A rootin', tootin' new article entitled "Generifying your Design Patterns -- Part I: The Visitor", written by our own Mark Spritzler, appears in the latest issue of the JavaRanch Journal. You kin check out that there article here. Y'all have anything to say about it? Say it right in this thread!
Mhh, that pattern misses half of what the Visitor pattern is about, it seems to me: adding an operation to a class *hierarchy*.
Consequently, when I use the Visitor pattern, it typically has more than one visit method - one for every subtype. Using generics won't work any longer in those cases, as far as I can see.
So I'd say that the article talks about a kind of a degenerated Visitor - perhaps it would be better to call it a Strategy?
Generics are also useful for Visitors, though:
Quite often I use Visitors to decouple domain classes from the view. For example, let's say that we want to show different subclasses in a hierarchy as different icons in a view. Selecting the icons could be done using a Visitor - but as a Visitor typically can't return something, the question is where to remember the icon. You need to use some kind of workaround - my preferred way is using local classes:
I haven't tried it yet (not using Java 5 at work yet), but using generics, the following should work:
(I hope I got the syntax right...)
The soul is dyed the color of its thoughts. Think only on those things that are in line with your principles and can bear the light of day. The content of your character is your choice. Day by day, what you do is who you become. Your integrity is your destiny - it is the light that guides your way. - Heraclitus
Yes it does, it is not the true Visitor pattern, it is a modified version and the article states that. There isn't as much to gain with the real Visitor pattern and generics. The visitor itself couldn't be generified because of erasure, and Jim makes a good comment on it in the article. On the object that has the accept method, that can have a generic interface, and in the next article in the series I start off with that version, then go into another pattern.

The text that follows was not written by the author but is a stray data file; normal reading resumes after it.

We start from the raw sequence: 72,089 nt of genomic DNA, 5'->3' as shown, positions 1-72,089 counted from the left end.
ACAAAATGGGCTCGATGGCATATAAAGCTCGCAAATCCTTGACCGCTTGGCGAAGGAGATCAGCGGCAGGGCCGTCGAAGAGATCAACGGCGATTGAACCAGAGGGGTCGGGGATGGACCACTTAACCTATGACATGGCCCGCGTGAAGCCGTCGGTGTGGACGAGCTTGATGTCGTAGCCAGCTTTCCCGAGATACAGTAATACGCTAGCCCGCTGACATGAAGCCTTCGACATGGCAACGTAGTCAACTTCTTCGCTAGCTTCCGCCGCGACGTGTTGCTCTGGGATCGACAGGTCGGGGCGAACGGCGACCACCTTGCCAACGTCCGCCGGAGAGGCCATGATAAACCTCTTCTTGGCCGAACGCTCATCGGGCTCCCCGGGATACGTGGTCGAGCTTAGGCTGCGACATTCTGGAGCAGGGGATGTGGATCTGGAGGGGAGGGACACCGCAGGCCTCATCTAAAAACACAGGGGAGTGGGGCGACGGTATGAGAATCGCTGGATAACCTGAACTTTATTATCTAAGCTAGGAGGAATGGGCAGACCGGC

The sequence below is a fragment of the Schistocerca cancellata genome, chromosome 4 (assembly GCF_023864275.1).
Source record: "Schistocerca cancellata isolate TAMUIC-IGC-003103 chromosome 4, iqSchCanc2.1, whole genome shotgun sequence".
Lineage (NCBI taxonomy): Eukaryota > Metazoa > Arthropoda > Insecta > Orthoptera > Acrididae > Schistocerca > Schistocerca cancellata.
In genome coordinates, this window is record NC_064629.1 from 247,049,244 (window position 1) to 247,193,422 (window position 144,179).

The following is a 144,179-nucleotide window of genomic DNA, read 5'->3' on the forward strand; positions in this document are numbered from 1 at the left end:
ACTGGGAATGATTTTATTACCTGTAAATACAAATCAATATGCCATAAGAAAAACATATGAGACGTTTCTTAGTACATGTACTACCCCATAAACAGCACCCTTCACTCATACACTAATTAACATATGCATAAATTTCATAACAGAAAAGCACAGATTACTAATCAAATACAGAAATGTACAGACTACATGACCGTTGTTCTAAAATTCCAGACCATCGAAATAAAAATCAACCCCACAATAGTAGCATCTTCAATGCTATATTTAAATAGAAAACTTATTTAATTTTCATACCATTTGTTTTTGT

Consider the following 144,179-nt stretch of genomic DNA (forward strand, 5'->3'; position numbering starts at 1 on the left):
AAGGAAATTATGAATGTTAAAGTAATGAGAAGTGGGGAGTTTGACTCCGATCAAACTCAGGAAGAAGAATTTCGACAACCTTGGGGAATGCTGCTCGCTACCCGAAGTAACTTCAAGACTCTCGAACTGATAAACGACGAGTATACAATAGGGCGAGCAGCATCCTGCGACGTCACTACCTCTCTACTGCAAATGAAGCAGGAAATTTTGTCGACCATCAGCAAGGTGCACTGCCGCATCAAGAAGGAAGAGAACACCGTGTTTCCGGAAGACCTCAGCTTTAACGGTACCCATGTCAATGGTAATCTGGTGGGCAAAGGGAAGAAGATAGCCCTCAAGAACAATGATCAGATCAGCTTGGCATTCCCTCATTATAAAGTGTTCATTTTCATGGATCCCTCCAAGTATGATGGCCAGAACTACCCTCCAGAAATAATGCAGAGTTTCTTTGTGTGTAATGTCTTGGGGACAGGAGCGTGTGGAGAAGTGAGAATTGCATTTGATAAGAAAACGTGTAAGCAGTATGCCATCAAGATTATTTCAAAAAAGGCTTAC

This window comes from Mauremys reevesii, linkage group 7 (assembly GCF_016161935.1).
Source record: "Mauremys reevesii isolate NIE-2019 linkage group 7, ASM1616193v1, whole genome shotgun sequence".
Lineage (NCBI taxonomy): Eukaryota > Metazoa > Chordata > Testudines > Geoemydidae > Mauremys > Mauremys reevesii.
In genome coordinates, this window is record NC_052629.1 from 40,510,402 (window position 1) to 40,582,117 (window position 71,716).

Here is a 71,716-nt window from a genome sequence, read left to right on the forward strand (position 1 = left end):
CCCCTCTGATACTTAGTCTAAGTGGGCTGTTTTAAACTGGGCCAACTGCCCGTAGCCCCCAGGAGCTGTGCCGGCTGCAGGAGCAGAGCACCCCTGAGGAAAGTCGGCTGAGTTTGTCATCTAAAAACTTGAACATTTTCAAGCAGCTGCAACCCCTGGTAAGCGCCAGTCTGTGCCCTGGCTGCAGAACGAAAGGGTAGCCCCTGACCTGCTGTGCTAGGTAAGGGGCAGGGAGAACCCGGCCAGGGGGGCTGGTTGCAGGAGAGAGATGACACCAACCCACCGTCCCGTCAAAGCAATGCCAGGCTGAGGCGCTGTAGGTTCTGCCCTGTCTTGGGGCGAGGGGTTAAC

Originally posted by Mark Spritzler: Yes it does, it is not the true Visitor pattern, it is a modified version and the article states that.
Ah, sorry, I only skimmed over the article, and should have said so.
I'm a little bit disappointed that we seem to agree - it feels like a missed opportunity for a lively discussion...
Joined: Jul 11, 2001
Originally posted by Kishore Dandu: can some one explain to me real world uses of this visitor and semi-visitor(mark spitzerized) patterns.
Take my example above. Foo1 and Foo2 are business classes in the Foo class hierarchy. If I want them to be displayed with different Icons, one way to do that would be to add a getIcon method to the classes and implement it polymorphically.
But typically I don't want business classes to know about GUI stuff such as Icons, because it violates the Single Responsibility Principle.
One alternative would be to use something if-else chains to select the icon. The Visitor pattern replaces such code, with the advantage of enhanced compiler support.
Imagine that I have several such Visitors (one for selecting Swing Icons, one for selecting Web Icons, one for persistence in a database, etc. pp.). Now I introduce another class, Foo3.
With the if-else code, I manually have to find all the places where I have to take care of handling this new class. With Visitor, I have full support of the compiler: first, it forces me to implement the accept method in Foo3. That method will include a call to visitFoo3 on the visitor, which forces me to declare that method on the visitor interface. Which in turn forces me to implement the method in all visitor implementations. Voila...
Joined: Jul 11, 2001
Regarding the semi-visitor, I assume that it's mainly useful for the implementation of Internal Iterators. But Mark will probably be in a better position to comment...
In our case, we had an Order coming in through EDI and a Web Service, so the Order was in XML then converted into the Object Model.
After we receive it, we have to validate it. There are a few different validations that we needed to create. So, like Ilja, had said, the design in the document is a cross of Visitor/Strategy/Command. So each Visitor is code to validate a part of the Object Model. So in the article's version, the Visitor is of a specific type and can only validate those types. And the actual Type can only accept Visitors of that type.
Joined: Apr 19, 2004
I am getting the following error on OrderDetail Class declaration!
The type GenerifiedVisitable is not generic; it cannot be parameterized with arguments <OrderDetail>
How can I fix this?
Joined: Apr 19, 2004
I fixed it by moving the Type parameter from the method to interface declaration.
In any case, that turned out to be moot point as there are many other errors in code which you never claimed was working code. In any case, I learned a lot from this example.